From Misfires and Light Strikes:
The Gun Culture 1.0 broke down for a number of reasons, including the urbanization of the U.S. and single-parent families becoming the norm, and Gun Culture 2.0 reflects that fact, as well as the fact that in todayâ€™s media environment,Â the deer now have guns.
The deer in this case being us, and the hunters being the media. Bitter grew up in Gun Culture 1.0 in Oklahoma, where they didn’t teach the girls the ways of the gun culture. She was brought into GC 2.0 in Massachusetts by a friend from Colorado, who was also raised in GC 1.0, except she was taught to hunt, and is still primarily a hunter. I’m not entirely certain GC 1.0 vs. GC 2.0 really has to do with how you shoot, or what you shoot (be they pepper poppers or Bambi), so much as your attitudes, and how you understand it and relate to the gun culture. I’ve met people who primarily hunt that I would say are thoroughly GC 2.0, and people who primarily shoot who are thoroughly GC 1.0. I think we need to be very careful about taking attitudes like, “Oh, hunting.. that’s so Gun Culture 1.0” and “Bullseye shooting? That’s so 1970s man. Get with the times!” The biggest drivers of the change involve attitudes, not what you shoot, or what sports you participate in. Much of thisÂ cultural shift has come from the concealed carry revolution, which has necessarily come with a whole host of new attitudes, beliefs, and new shooting sports.
For instance, there are often different ideas about gun safety between GC 1.0 and 2.0. GC 1.0 folks are more inclined to believe drawing from holster or moving with a firearm is an activity that is inherently dangerous. This is particularly funny in Pennsylvania, where we’ve had concealed carry for a while, and you hear this attitude from GC 1.0 people who have LTCs and carry! Let me express my GC 2.0 attitude and exclaim, “Dear god, if you ever need your pistol, how the hell do you plan to employ it without blowing a hole in your ass?” Also, again expressing 2.0 sentiments, and having attended both 1.0 and 2.0 matches, I’ve been corrected for minor safety issues at 2.0 matches that no 1.0 match would ever bat an eye over. The 2.0 culture accommodates the fact that they do engage in riskier activities by having absolutely zero tolerance for unsafe gun handling.
There is also a difference in how the two cultures approach their right to keep and bear arms. In GC 1.0 people either gave it little or no thought, or more heavily emphasized resistance to tyrannical government as the primary purpose for keeping and bearing arms. I think they were right. It’s pretty clear from the early debates on the Second Amendment that keeping the people empowered to resist tyranny was its primary purpose. Gun Culture 2.0 tends to focus more on the self-defense aspects of the Second Amendment, or tends to view resistance to tyranny as a subset of the overriding self-defense purpose. While the resistance to tyranny aspect may have been more what was on the founder’s minds, the self-defense aspects resonates more broadly with a modern and more urbanized audience, and particularly resonates much more strongly with women.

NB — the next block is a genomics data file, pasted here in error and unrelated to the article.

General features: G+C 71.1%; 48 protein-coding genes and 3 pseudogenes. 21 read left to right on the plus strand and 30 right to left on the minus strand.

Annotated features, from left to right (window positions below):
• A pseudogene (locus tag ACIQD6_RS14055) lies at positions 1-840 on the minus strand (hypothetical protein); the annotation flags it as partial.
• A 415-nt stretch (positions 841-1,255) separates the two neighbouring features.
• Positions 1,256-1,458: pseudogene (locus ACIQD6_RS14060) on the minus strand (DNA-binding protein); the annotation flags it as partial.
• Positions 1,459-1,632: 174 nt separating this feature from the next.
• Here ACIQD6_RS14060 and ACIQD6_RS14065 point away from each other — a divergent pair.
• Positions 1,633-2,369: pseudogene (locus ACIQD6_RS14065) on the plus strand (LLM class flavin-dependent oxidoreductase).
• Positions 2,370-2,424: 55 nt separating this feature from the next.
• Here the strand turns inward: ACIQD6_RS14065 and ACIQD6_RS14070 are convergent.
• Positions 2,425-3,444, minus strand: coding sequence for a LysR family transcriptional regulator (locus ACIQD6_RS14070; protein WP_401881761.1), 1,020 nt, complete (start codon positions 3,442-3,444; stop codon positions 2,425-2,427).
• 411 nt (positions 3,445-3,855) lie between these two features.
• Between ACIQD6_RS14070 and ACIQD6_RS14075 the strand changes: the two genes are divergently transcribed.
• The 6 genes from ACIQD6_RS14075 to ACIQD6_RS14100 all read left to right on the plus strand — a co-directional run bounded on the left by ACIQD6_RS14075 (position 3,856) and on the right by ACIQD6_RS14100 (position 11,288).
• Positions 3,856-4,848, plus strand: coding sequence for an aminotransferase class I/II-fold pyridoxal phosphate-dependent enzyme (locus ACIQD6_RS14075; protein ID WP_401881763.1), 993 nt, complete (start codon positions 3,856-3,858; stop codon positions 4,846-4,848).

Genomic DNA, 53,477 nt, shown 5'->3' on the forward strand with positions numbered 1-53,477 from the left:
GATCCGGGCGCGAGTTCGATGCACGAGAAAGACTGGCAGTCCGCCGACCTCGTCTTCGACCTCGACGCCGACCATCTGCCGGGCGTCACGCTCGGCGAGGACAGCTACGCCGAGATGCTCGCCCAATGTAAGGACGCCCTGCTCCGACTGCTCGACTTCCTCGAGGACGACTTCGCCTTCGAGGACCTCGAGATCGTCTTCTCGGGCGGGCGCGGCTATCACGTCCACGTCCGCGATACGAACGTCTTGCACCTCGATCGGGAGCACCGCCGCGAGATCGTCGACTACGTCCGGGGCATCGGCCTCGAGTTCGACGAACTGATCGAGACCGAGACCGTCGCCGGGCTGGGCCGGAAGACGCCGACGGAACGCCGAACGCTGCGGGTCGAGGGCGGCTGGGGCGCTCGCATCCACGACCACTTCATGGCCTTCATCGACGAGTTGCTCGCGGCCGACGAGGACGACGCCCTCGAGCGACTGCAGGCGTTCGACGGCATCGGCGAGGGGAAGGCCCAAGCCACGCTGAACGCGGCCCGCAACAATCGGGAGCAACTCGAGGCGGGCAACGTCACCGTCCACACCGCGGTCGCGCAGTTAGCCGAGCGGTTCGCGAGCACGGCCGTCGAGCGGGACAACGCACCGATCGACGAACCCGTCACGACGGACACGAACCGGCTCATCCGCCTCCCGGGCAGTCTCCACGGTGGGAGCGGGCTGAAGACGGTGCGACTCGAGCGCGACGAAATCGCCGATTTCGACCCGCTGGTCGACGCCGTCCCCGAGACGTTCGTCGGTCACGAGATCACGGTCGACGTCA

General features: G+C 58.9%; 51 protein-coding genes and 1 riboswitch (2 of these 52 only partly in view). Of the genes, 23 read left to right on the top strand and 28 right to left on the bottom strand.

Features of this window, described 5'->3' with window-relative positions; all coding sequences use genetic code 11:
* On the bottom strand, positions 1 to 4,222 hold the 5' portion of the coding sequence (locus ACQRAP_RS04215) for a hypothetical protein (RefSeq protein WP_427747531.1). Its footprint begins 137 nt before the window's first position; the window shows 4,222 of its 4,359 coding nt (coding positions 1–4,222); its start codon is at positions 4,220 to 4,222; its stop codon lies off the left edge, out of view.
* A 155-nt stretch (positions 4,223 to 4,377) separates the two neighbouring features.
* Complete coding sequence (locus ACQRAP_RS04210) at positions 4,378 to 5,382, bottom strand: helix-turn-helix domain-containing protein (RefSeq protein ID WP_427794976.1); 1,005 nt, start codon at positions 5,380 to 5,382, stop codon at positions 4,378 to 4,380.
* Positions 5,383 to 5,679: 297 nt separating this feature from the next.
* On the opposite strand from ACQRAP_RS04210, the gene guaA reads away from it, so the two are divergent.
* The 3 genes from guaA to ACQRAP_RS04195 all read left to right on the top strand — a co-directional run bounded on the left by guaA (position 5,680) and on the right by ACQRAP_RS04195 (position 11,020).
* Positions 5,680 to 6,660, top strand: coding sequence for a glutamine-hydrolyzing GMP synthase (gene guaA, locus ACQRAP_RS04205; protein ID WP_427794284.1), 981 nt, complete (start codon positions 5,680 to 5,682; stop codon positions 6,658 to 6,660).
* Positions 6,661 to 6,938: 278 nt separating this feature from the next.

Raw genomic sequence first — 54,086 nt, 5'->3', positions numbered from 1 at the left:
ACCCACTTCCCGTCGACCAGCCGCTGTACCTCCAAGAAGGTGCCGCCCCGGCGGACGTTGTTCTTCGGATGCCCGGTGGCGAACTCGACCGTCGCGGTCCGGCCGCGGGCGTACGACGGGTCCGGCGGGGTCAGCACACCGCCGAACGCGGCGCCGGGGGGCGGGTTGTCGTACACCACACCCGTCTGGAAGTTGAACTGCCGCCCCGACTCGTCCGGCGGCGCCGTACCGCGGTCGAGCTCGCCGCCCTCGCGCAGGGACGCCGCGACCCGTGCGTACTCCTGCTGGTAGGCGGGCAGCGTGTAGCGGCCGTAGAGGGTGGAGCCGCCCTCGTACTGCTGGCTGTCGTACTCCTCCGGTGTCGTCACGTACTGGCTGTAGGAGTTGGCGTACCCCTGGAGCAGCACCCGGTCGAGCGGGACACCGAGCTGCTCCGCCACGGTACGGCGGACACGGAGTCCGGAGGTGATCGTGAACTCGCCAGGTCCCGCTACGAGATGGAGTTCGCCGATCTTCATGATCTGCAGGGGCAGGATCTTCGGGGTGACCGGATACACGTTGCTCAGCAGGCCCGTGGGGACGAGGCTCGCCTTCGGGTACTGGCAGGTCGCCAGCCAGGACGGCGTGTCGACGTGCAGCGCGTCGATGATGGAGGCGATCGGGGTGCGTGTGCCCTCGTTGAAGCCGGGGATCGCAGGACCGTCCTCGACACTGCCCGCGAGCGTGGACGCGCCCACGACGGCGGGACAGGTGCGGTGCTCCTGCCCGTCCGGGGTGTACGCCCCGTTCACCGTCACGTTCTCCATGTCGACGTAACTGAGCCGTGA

But if there’s one trait I would hope for in Gun Culture 2.0 people, it’s tolerance. We define ourselves, I think, by tolerance to people who haven’t traditionally participated in the gun culture, namely women and minorities, but I would also hope for a different kind of tolerance, and that is for people who participate in GC 1.0, and who reciprocate that tolerance to us. Whether you’re 1.0 or 2.0, you’re doing the entire issue a grave disservice if you’re taking a divisive and intolerant attitude towards the people in the other camp. I’ve met plenty of GC 1.0 who think IDPA is recklessly dangerous, and plenty of GC 2.0 people who think hunting is for “Fudds”, and sports like Bullseye shooting is for grouchy old men clinging to the past. I think both 1.0 and 2.0, along with their favored sports and favored guns, can both survive and move forward together into the a new gun culture, let’s call it 3.0, who’s overriding value is tolerance for all things shooty, and that is intolerant only of intolerance.
15 thoughts on “More on Gun Culture 2.0”
See, I read your intro and thought, “[My friend] is so not 1.0 just because she hunts and it’s the main sport within the shooting world that she has time for these days!” Her attitude is decidedly not what I classify as 1.0. Of course, this points out how poorly breaking it up into such a simple system works. It falsely assigns people into categories by favored sport rather than attitudes.
1. Thanks for the link!
2. I think it’s not GC1.0 vs. GC2.0, it’s both. I want both cultures to flourish and intermingle so everyone can benefit.
3. I think there are a HUGE opportunities for GC1.0 (RC2) to grow and thrive. For instance: All those AR’s we in GC2.0 (Gold Master) could easily be used to hunt for coyotes and feral hogs.
One of my local hunting organizations gets it: They’re trying to get shooters of all persuasions to band together against lead ammo bans, as that affects all of us.
Where things are lacking is getting people like me who didn’t grow up hunting back into the sport. Guided hunts don’t teach me how to hunt, they let me bag a trophy. I much prefer an approach that lets me learn the process of hunting so that I can restart the cycle and pass it on to my sons.
Arizona Predator Callers is doing something like that with their Hunting Skills Camp, but AZ Game and Fish aren’t yet. More of that would be appreciated and should be encouraged if GC1.0 is going to grow.
There are legislative efforts to make that possible. One of the biggest hurdles is hunter ed, and few people are willing to dedicate hours of their life away on a single use class for a sport they haven’t even been allowed to try. Several states have been able to pass bills creating apprentice hunting licenses. They are basically licenses that allow you to hunt so many times under the guidance of an experienced hunter before you take the class. Some states only allow it for children, others allow it for adults.